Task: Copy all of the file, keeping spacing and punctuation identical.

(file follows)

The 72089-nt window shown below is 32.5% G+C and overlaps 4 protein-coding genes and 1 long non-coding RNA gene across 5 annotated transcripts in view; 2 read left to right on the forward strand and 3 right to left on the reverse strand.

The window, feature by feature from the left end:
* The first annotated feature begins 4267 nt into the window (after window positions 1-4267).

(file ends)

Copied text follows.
The 72089-nt window shown below is 32.5% G+C and overlaps 4 protein-coding genes and 1 long non-coding RNA gene across 5 annotated transcripts in view; 2 read left to right on the forward strand and 3 right to left on the reverse strand.

The window, feature by feature from the left end:
* The first annotated feature begins 4267 nt into the window (after window positions 1-4267).